Liliana Monge: So, you know, software development takes a lot of its words and, you know, the way they structure it from the world of construction. And so a lot of us are familiar with the concept of what an architect will do, right? They design the blueprints, but they're not the ones out there swinging the hammer and actually building your house. And so in software engineering, it's very similar. You may have someone who has a lot more experience or someone who's secured a computer science degree, who may architect a system, who may design a new system altogether from the ground up.
Liliana Monge: Coding bootcamps are designed to give you vocational skills that will get you into the job market rather quickly. So it doesn't have to be binary in terms of an engineering team. You can have different types of professionals. Just like when you go to a hospital, you know, you meet with a doctor and they've had a certain type of education. But then you also meet with nurses, with registered nurses and different types of professionals. So the same thing works in the tech ecosystem.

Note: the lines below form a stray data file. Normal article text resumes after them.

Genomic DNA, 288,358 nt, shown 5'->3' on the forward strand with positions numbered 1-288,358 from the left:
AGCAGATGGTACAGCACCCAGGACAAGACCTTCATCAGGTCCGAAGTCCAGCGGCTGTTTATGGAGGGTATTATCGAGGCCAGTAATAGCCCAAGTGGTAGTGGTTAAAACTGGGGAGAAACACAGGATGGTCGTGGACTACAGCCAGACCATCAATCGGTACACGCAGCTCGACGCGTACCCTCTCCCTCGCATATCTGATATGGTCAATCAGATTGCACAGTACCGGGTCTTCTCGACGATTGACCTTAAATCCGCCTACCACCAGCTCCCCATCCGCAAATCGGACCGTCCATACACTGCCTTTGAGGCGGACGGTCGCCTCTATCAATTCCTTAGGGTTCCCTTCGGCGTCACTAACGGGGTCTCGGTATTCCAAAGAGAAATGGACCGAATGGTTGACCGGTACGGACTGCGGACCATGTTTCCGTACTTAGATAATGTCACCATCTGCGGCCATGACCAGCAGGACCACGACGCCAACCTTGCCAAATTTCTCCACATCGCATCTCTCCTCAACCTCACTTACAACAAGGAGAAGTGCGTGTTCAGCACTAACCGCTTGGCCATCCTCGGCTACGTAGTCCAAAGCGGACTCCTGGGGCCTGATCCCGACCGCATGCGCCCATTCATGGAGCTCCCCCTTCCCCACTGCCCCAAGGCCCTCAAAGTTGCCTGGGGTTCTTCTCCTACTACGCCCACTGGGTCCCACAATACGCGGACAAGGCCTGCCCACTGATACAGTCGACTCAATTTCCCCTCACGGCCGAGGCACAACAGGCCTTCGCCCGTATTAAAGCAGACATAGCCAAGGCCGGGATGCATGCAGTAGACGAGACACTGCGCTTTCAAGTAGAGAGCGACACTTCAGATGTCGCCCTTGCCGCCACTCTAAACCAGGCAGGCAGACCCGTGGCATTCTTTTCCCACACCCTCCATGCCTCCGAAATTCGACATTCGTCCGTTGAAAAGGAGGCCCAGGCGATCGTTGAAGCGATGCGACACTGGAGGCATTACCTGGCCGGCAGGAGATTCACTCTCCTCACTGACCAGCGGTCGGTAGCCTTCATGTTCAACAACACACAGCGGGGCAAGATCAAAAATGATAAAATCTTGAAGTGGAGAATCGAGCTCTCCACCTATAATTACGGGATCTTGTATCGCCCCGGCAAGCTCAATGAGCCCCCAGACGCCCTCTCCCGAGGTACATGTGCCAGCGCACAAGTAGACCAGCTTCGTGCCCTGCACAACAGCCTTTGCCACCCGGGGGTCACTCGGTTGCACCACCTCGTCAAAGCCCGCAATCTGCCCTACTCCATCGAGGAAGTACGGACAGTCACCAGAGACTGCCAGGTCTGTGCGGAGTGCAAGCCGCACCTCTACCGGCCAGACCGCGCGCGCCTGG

Dave Bittner: I would imagine, too, this provides a lot of folks with an opportunity to get a foothold in the industry without loading themselves up with a lot of debt.
Liliana Monge: Yes. So the time - the opportunity cost is much lower when you attend a coding boot camp. The price to participate in the Sabio Coding Bootcamp is $15,000, and that's pretty standard across the United States, in that range of 15,000. And you're correct. I mean, my understanding is that if you want to do a computer science undergraduate degree, it's going to be somewhere between 100 to 200,000, depending on where you're going to go. So there are very significant differences in opportunity cost. You know, our program can be done in four months. A computer science degree can take you four years. And it's really just about, you know, someone's personal preference, where they are in their life that, you know, you have to assess, which solution is best for me?